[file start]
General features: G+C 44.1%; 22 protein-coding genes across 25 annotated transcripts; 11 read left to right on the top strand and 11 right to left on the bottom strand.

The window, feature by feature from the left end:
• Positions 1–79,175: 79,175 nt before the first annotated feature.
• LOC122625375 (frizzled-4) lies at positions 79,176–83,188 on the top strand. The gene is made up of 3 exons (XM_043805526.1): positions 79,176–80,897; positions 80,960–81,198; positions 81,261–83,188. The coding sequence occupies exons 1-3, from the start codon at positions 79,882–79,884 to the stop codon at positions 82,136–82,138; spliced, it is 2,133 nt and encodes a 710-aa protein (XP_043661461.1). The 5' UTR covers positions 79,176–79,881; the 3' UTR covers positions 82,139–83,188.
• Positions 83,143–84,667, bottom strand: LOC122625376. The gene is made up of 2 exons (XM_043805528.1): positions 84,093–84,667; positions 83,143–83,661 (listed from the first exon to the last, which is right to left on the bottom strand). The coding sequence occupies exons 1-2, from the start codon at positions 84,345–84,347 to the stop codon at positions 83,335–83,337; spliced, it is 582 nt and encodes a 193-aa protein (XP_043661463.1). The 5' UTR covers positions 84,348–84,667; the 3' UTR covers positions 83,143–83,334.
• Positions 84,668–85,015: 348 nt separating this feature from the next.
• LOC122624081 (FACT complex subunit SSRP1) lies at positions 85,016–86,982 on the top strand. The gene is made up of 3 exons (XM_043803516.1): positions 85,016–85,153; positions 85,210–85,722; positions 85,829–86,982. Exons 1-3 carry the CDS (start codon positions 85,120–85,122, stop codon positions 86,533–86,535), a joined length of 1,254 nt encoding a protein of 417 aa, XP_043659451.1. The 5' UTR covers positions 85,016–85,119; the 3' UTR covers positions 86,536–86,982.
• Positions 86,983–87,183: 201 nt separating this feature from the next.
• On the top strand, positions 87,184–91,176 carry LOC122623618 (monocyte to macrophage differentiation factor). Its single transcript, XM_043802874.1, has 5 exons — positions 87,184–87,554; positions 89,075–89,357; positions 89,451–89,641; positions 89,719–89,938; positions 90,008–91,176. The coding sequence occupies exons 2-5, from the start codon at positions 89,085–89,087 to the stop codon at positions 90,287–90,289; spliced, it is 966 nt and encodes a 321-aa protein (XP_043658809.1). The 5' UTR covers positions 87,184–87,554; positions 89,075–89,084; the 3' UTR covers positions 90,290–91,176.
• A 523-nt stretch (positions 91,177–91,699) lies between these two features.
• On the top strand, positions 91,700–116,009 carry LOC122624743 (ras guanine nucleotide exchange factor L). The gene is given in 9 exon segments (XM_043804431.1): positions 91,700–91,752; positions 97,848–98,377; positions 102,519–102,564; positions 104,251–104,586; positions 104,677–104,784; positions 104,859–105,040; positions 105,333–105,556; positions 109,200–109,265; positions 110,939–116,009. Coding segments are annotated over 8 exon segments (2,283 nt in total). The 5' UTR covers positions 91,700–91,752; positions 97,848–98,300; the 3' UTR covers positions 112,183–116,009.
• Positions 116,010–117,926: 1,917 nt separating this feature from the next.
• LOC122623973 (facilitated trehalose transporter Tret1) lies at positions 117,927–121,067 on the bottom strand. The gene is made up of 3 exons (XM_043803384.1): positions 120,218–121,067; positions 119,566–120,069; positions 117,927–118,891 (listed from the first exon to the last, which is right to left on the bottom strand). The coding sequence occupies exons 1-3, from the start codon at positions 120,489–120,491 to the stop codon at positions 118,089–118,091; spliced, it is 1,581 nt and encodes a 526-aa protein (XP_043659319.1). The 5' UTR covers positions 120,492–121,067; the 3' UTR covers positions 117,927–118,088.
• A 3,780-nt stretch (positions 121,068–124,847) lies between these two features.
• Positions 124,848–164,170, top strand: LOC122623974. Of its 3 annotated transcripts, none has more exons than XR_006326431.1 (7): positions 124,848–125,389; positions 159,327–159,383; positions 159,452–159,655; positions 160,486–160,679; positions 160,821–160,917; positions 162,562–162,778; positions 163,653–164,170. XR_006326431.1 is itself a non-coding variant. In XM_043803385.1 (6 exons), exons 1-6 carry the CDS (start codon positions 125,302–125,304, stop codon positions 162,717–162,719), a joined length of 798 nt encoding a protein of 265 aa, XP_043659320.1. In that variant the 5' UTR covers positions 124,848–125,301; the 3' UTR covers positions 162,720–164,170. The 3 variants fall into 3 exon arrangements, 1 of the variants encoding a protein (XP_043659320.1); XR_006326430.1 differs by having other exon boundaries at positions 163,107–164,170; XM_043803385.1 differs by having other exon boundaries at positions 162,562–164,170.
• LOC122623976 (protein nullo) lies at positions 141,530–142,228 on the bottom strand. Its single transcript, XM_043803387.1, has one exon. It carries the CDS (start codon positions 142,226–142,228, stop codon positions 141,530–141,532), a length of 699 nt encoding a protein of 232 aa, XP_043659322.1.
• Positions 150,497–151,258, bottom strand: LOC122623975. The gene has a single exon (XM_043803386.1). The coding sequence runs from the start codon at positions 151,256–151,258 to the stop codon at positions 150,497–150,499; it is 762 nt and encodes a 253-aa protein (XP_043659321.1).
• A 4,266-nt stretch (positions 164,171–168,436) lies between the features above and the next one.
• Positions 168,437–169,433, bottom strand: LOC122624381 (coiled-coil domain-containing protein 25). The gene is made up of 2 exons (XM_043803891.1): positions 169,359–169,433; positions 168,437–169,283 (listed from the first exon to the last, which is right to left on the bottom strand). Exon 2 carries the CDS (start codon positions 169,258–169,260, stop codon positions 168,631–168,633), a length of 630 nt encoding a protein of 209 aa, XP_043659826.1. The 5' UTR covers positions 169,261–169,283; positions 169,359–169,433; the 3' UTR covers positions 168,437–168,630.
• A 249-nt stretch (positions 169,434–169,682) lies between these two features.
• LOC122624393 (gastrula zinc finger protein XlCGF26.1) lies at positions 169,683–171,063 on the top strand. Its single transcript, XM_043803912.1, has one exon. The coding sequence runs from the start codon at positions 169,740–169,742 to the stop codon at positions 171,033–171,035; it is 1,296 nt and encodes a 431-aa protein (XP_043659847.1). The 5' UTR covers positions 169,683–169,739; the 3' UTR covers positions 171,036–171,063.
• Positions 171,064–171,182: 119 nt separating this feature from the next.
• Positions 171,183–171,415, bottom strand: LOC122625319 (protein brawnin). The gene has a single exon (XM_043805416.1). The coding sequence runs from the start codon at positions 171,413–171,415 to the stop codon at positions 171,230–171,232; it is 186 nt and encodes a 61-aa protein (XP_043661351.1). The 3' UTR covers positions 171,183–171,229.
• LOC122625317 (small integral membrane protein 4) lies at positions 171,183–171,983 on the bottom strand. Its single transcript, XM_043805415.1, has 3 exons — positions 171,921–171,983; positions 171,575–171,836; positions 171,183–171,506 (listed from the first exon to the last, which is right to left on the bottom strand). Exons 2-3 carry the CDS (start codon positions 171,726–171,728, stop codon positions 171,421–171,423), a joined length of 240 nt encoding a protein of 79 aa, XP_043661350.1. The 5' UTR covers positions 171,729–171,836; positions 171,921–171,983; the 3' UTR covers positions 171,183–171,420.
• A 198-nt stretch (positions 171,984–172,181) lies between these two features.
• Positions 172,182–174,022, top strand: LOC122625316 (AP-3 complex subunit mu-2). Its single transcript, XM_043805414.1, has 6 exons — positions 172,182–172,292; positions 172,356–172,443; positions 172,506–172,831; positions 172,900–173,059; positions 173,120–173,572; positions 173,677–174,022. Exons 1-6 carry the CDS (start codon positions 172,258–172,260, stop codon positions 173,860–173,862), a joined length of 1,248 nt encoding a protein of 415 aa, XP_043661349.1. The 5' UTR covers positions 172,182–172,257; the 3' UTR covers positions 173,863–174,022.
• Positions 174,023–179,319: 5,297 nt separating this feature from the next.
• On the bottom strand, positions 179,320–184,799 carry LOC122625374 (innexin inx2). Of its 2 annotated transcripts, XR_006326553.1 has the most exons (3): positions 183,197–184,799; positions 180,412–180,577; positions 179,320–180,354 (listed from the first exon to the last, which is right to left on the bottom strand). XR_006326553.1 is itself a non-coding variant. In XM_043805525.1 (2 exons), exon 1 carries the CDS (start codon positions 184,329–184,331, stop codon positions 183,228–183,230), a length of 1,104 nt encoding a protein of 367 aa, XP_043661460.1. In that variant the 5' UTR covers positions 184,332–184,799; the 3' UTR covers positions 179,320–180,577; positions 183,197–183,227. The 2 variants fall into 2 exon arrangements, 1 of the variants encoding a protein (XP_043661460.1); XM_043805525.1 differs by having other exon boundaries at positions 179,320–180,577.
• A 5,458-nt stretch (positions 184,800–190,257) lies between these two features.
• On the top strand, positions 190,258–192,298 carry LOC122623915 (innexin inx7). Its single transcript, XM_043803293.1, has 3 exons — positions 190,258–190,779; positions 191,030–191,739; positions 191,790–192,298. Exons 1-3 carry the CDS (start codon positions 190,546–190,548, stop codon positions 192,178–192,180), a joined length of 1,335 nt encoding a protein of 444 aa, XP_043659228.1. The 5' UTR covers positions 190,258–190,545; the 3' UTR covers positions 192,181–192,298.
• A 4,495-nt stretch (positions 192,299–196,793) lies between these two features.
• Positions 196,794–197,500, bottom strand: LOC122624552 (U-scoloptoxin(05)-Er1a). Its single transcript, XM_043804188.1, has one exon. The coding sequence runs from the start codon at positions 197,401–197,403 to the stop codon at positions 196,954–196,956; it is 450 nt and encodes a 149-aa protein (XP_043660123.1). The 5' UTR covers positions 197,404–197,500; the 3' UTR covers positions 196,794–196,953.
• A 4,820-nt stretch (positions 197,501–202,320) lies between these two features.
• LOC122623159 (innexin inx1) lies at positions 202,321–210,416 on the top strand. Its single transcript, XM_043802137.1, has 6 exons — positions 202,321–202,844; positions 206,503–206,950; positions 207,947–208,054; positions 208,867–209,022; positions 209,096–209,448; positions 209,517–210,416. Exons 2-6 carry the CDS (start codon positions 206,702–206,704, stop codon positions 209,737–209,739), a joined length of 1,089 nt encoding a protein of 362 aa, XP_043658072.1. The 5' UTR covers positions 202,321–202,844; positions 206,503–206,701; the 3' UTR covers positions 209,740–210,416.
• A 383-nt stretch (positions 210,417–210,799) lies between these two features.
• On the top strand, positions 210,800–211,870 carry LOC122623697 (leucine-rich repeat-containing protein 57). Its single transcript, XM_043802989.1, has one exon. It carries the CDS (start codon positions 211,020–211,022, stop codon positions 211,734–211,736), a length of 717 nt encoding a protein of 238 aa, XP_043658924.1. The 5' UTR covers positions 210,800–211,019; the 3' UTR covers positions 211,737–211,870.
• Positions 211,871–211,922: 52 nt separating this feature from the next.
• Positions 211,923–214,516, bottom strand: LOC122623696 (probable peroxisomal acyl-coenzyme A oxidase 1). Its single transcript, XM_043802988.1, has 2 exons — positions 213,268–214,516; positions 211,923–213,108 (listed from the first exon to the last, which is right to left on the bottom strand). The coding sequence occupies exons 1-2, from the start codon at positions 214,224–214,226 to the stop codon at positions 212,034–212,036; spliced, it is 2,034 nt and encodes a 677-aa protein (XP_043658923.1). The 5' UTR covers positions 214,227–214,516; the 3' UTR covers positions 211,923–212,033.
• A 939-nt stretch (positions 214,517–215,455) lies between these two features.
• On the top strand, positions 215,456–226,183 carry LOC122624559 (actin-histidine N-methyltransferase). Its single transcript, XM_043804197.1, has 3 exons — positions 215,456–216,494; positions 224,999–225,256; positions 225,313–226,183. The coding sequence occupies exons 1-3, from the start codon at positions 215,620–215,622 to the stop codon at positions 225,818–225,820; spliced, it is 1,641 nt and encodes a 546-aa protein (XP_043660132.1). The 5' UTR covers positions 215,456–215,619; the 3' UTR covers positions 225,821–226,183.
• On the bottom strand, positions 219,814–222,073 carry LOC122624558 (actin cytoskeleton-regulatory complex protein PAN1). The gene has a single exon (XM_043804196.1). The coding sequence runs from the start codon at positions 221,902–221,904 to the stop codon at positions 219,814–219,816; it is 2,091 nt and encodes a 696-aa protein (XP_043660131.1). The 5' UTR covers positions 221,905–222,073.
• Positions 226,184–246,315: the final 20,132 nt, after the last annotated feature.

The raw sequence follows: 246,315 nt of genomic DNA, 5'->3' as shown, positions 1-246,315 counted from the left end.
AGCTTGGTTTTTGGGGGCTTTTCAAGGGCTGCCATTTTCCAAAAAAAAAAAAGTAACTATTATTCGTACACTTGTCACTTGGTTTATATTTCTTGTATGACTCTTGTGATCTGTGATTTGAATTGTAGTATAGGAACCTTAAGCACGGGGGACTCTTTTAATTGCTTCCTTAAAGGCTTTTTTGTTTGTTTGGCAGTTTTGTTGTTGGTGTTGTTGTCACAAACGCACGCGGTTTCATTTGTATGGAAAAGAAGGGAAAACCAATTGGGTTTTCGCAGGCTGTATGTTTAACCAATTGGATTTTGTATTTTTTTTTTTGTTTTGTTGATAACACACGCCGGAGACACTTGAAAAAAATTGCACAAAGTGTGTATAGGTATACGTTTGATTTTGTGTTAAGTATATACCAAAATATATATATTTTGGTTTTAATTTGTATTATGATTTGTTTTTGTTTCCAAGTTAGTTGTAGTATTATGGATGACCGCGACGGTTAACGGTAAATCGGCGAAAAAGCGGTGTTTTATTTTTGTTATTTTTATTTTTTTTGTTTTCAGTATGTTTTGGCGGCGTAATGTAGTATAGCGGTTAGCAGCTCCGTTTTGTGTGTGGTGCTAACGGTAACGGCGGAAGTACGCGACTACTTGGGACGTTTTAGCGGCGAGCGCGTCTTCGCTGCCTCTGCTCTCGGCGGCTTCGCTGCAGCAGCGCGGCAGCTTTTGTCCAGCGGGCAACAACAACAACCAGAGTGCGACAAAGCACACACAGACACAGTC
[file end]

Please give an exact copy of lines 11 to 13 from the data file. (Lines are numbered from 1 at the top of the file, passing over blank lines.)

• On the top strand, positions 91,700–116,009 carry LOC122624743 (ras guanine nucleotide exchange factor L). The gene is given in 9 exon segments (XM_043804431.1): positions 91,700–91,752; positions 97,848–98,377; positions 102,519–102,564; positions 104,251–104,586; positions 104,677–104,784; positions 104,859–105,040; positions 105,333–105,556; positions 109,200–109,265; positions 110,939–116,009. Coding segments are annotated over 8 exon segments (2,283 nt in total). The 5' UTR covers positions 91,700–91,752; positions 97,848–98,300; the 3' UTR covers positions 112,183–116,009.
• Positions 116,010–117,926: 1,917 nt separating this feature from the next.
• LOC122623973 (facilitated trehalose transporter Tret1) lies at positions 117,927–121,067 on the bottom strand. The gene is made up of 3 exons (XM_043803384.1): positions 120,218–121,067; positions 119,566–120,069; positions 117,927–118,891 (listed from the first exon to the last, which is right to left on the bottom strand). The coding sequence occupies exons 1-3, from the start codon at positions 120,489–120,491 to the stop codon at positions 118,089–118,091; spliced, it is 1,581 nt and encodes a 526-aa protein (XP_043659319.1). The 5' UTR covers positions 120,492–121,067; the 3' UTR covers positions 117,927–118,088.